I’m getting ready to do battle with apathy, entitlement, and a lack of wonder and imagination. I’m going to teach them what fun really is.

Watch out, my lovely thirty percent. I’ve got some books for you.


  1. Best of luck to you! In my own house I have a range. Two kids who read about 4 books a week and one who it's the last thing he'll do. Sounds like you've picked some great books!

    1. The best thing parents can do to foster the love of reading is to model it. I know you do that!

  2. I have a son, who even though he reads every night for over an hour, probably does not report that he reads for fun--it's just the routine he follows. Everyone in our house reads at bedtime.

    He's definitely a reluctant reader, but we have so many books hanging out around the house, that the chances are, he finds something that looks good to read and heads into his bed early. But he might be telling his teachers he doesn't like to read, I don't know. He might self-report to be a part of your 30%.

    The culture at our house is that we all read--it's just a part of each day. But I know that isn't the case in all families.

    I sat through back-to-school night where the 6th grade English teacher said that the homework for the year was reading for 30 minutes a day. A parent raised her hand and said, "with all the things my child does all day, what if he doesn't have 30 extra minutes to read?" I was astounded and so was the teacher. After a moment of silence, the teacher said, "It's not extra, it's what the English homework is for the year--30 minutes of reading." The parent then said, "My son doesn't have 30 minutes of time to read each day." There was another moment of awkward silence, and then the teacher ignored the parent and went on with his presentation.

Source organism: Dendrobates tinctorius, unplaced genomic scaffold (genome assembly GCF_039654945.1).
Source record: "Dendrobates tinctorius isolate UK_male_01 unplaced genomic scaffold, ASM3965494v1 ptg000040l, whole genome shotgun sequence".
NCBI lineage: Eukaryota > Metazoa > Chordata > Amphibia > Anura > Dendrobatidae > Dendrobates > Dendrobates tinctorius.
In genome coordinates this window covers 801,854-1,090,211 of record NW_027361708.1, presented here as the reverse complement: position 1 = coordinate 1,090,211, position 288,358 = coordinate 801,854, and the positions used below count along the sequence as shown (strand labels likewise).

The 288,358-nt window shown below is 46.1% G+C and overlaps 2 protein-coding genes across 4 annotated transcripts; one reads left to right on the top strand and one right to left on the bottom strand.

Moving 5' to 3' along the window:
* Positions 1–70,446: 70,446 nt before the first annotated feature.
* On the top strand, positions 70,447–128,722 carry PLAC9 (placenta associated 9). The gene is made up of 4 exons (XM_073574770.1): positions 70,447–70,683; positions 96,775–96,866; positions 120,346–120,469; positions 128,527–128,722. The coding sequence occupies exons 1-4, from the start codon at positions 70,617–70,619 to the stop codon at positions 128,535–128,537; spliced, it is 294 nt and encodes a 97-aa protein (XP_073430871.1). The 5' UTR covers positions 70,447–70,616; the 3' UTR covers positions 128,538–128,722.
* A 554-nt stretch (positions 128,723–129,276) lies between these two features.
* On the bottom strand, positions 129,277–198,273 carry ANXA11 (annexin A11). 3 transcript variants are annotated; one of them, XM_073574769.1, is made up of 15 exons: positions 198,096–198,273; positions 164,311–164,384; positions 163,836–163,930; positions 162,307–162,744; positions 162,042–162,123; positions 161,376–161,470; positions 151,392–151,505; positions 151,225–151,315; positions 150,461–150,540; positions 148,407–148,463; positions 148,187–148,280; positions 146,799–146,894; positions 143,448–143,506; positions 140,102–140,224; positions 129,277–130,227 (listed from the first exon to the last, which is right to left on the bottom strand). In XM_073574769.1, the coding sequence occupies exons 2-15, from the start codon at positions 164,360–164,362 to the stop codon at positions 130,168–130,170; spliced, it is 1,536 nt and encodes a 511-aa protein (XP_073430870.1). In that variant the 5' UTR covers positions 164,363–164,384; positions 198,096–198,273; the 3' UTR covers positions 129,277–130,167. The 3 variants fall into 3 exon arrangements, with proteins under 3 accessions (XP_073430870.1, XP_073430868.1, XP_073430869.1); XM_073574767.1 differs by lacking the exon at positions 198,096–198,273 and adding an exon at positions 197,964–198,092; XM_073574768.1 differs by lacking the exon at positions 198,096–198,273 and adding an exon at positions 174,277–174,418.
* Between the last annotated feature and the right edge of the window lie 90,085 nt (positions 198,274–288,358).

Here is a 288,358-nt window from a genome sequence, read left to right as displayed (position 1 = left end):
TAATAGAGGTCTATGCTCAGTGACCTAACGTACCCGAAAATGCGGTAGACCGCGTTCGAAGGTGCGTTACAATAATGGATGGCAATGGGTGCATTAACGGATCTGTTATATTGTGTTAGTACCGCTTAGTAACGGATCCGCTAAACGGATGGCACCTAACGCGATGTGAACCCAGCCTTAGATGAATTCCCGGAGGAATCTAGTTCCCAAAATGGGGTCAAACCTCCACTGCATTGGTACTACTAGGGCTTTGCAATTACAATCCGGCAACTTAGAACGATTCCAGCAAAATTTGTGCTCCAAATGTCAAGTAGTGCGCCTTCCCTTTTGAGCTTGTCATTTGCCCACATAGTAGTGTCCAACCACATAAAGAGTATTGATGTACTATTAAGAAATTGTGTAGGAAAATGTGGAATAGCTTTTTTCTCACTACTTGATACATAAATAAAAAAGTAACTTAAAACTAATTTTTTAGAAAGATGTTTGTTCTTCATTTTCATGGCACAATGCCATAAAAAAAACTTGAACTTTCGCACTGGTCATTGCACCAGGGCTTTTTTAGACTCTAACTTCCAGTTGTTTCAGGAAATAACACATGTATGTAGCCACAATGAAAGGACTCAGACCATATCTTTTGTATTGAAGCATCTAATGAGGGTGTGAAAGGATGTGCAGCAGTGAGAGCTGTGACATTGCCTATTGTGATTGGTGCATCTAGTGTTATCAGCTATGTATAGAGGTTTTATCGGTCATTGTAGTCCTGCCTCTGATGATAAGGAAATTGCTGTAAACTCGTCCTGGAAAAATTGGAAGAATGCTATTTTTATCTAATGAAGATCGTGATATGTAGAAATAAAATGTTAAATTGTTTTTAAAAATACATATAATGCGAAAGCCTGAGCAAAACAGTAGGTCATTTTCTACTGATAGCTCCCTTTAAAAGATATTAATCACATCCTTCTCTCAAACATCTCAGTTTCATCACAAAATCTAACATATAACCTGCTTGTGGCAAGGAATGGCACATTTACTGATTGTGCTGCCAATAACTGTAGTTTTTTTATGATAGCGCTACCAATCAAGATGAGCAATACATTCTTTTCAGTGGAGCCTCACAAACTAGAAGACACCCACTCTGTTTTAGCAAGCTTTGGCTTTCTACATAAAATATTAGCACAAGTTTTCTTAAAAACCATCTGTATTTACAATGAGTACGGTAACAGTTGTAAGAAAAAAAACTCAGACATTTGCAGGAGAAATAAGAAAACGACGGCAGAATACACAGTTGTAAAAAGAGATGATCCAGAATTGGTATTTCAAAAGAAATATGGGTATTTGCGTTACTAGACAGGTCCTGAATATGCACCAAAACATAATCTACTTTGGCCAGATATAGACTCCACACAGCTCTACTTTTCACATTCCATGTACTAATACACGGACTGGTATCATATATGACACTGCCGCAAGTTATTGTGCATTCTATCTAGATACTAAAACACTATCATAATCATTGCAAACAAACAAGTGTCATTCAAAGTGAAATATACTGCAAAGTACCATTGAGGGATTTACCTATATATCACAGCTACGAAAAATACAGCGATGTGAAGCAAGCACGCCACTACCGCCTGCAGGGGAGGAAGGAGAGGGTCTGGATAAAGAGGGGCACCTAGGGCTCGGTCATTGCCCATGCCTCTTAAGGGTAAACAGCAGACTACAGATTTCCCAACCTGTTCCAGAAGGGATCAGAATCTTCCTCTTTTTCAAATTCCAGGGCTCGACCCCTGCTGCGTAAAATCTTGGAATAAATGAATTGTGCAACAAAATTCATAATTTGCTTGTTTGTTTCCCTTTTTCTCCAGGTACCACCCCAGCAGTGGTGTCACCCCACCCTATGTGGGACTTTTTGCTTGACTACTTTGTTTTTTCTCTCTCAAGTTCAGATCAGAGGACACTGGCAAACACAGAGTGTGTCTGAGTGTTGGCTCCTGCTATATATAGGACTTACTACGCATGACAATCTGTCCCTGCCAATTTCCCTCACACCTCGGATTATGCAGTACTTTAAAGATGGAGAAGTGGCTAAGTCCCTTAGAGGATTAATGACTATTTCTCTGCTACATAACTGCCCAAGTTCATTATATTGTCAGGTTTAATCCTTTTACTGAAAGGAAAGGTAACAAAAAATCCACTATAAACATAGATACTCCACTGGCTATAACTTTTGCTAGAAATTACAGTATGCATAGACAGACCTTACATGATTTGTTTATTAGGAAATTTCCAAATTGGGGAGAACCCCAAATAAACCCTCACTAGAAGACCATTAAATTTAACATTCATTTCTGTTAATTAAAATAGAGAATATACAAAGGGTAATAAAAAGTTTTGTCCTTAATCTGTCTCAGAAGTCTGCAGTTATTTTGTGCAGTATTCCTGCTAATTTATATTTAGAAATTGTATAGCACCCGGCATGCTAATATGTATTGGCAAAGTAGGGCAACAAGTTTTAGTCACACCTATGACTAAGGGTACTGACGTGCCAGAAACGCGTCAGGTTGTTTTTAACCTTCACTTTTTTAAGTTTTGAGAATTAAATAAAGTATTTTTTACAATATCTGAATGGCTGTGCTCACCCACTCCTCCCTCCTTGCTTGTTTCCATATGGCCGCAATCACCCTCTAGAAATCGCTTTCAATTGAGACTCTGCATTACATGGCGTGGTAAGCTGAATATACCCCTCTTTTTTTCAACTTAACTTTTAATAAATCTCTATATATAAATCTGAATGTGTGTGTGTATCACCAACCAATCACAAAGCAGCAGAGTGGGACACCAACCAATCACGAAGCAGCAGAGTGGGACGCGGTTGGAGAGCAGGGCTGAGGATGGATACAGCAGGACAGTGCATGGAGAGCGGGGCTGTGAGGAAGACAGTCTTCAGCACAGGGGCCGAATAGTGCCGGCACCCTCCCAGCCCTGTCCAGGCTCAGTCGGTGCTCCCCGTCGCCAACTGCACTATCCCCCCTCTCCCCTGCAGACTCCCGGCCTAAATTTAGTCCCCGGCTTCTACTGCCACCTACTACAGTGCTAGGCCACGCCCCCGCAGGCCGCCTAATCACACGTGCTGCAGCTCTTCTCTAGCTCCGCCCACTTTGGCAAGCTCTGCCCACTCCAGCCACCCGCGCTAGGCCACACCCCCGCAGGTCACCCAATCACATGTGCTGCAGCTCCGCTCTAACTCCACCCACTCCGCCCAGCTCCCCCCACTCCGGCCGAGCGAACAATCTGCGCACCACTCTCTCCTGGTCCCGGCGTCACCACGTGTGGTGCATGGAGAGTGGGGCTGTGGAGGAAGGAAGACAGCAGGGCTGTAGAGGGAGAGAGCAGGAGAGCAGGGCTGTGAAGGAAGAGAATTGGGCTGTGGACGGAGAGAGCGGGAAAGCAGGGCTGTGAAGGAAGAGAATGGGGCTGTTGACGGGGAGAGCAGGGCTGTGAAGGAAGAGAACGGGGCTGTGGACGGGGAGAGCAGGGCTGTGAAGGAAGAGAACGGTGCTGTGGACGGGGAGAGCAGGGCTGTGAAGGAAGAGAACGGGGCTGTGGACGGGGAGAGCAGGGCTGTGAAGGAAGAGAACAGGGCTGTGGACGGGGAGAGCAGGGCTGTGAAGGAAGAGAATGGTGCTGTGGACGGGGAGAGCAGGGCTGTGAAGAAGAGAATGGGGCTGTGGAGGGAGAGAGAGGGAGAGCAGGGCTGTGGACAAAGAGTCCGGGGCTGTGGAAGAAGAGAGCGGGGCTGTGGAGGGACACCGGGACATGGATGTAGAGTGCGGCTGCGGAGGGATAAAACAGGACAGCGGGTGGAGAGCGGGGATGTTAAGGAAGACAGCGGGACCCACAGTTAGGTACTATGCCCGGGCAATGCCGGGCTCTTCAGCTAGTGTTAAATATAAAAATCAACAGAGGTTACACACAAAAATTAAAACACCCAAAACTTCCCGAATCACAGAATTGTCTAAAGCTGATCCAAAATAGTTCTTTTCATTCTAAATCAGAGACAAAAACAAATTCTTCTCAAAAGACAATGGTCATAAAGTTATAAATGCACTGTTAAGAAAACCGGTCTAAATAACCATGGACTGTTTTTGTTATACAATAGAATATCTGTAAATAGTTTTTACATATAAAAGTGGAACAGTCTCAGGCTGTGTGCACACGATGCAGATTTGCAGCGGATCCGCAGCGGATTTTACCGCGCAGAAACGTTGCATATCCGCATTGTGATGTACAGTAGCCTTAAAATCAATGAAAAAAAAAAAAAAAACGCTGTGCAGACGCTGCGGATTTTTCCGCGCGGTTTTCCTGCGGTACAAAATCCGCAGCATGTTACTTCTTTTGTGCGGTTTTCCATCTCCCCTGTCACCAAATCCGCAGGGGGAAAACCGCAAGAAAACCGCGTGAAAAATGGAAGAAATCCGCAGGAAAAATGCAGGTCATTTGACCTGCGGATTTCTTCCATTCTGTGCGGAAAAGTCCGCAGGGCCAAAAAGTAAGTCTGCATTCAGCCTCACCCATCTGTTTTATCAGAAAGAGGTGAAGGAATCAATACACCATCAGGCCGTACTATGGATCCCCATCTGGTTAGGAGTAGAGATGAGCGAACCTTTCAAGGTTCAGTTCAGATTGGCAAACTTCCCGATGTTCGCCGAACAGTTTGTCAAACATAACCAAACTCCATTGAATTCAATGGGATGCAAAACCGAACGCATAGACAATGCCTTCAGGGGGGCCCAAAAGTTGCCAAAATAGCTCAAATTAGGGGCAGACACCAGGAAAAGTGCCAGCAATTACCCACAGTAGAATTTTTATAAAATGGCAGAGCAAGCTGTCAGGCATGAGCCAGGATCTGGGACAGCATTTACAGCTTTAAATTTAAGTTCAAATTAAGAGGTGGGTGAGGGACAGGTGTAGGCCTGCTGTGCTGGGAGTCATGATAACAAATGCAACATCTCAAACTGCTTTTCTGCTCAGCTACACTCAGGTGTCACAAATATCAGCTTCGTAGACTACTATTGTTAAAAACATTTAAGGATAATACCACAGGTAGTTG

Had the homework been a worksheet, or a paper to write, that parent would have been on board. But she saw reading just to read as superfluous. I don't know where to start with that attitude!

    1. Not every kid has a natural love of reading, even if the parents model it. But to actively discourage it?!

      And sadly, I'm not surprised that the parent you describe didn't consider 30 minutes reading a valid homework assignment. In fact, I'll go out on a limb and say this was a parent who was already opposed to independent reading as a homework assignment -- extra or not -- because it wasn't viewed as important. Sad.

  3. I wish you the best in pursuing that 30 percent. It's good that you didn't just say, "Okay, that's 30 percent I just know not to try with." You're willing to share your love of reading - without being all smash-in-your-face with it - and maybe show that reading can be fun.